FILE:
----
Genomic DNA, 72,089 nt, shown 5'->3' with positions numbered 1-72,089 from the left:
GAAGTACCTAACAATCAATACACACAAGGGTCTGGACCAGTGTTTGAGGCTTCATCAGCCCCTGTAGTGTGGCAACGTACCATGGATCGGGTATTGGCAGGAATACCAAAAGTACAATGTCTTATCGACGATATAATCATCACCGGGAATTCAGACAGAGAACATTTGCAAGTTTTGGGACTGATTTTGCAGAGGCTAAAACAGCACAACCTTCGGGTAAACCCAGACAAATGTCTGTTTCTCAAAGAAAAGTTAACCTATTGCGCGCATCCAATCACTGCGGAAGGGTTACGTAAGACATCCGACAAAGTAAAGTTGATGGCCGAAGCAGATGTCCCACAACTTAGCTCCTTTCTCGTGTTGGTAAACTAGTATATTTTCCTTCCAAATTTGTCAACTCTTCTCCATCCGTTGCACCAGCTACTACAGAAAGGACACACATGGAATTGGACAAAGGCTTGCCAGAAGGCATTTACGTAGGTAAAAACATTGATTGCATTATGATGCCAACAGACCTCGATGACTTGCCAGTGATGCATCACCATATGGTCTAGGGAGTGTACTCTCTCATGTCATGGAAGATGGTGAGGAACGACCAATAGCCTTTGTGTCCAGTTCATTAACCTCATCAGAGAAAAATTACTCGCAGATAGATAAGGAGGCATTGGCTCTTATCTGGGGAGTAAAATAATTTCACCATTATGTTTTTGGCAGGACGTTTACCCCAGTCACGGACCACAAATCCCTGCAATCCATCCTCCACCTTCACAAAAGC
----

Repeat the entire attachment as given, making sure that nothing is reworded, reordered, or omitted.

Genomic DNA, 72,089 nt, shown 5'->3' with positions numbered 1-72,089 from the left:
GAAGTACCTAACAATCAATACACACAAGGGTCTGGACCAGTGTTTGAGGCTTCATCAGCCCCTGTAGTGTGGCAACGTACCATGGATCGGGTATTGGCAGGAATACCAAAAGTACAATGTCTTATCGACGATATAATCATCACCGGGAATTCAGACAGAGAACATTTGCAAGTTTTGGGACTGATTTTGCAGAGGCTAAAACAGCACAACCTTCGGGTAAACCCAGACAAATGTCTGTTTCTCAAAGAAAAGTTAACCTATTGCGCGCATCCAATCACTGCGGAAGGGTTACGTAAGACATCCGACAAAGTAAAGTTGATGGCCGAAGCAGATGTCCCACAACTTAGCTCCTTTCTCGTGTTGGTAAACTAGTATATTTTCCTTCCAAATTTGTCAACTCTTCTCCATCCGTTGCACCAGCTACTACAGAAAGGACACACATGGAATTGGACAAAGGCTTGCCAGAAGGCATTTACGTAGGTAAAAACATTGATTGCATTATGATGCCAACAGACCTCGATGACTTGCCAGTGATGCATCACCATATGGTCTAGGGAGTGTACTCTCTCATGTCATGGAAGATGGTGAGGAACGACCAATAGCCTTTGTGTCCAGTTCATTAACCTCATCAGAGAAAAATTACTCGCAGATAGATAAGGAGGCATTGGCTCTTATCTGGGGAGTAAAATAATTTCACCATTATGTTTTTGGCAGGACGTTTACCCCAGTCACGGACCACAAATCCCTGCAATCCATCCTCCACCTTCACAAAAGC